Big Island


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Big Island
The Big Island's tropical climate is nearly ideal. Geographically it's the most diverse island of the archipelago, with deserts, rainforests, volcanoes and snow-capped mountains.

The Big Island is home to five volcanoes: Mauna Loa, Kilauea, Hualalai, Kohala and Mauna Kea. Mauna Loa and Kilauea have been the most active in recent times, with Hualalai brooding silently as an eruption possibility.

In the winter, both Mauna Kea and Mauna Loa are cloaked with a mantle of snow. The Beaches - Beach lovers can enjoy 80 or more beaches, and new ones are formed when molten lava shatteres as it hits cold ocean waters. Beautiful marine life can be observed by snorkeling or scuba diving from boat and from shore.

Popular attractions include:

Hawai'i Volcanoes National Park - established in 1916, displays the results of 70 million years of volcanism, migration, and evolution. Kilauea, the world's most active volcano, offers scientists insights on the birth of the Hawaiian Islands and visitors views of dramatic volcanic landscapes. 

The Ocean - Spectacular crystal-clear Hawaiian waters awaits. Experience the stunning corals, fish, turtles, dolphins, and whales that populate the islands. Kayak across the blue water and marvel at the scenery in paradise. Don't forget your underwater camera!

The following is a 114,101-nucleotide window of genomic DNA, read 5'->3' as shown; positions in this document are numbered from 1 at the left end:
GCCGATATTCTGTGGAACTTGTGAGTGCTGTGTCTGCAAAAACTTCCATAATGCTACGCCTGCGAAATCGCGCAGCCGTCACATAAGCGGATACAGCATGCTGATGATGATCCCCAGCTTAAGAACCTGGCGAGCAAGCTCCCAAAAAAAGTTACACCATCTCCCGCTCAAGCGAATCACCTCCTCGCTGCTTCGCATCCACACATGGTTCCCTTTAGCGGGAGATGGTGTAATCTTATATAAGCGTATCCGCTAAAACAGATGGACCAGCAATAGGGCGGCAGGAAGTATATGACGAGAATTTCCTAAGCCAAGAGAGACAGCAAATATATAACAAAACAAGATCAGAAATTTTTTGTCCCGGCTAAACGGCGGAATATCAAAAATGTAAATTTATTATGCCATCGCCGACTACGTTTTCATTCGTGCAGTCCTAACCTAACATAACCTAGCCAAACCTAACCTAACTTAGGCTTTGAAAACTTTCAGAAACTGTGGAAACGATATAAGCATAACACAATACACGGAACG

Kona - Kona is famous for sportfishing, snorkeling, sunsets and coffee. It means "leeward" in Hawaiian and stretches along the isle's west side. The northern portion of the Kona side is also known as the Kohala district. You will see strikingly different terrain features as you travel up and down the coast. 

Hilo - Historic Downtown Hilo is alive and bustling. More laid back from the hustle of more touristy Hawaii, one can find great bargains in this quaint town. Its diverse shopping opportunities, small scale, and friendliness makes Hilo an enchanting town to visit and explore. With lots of rain, you will find Hilo exceptionally green and fertile.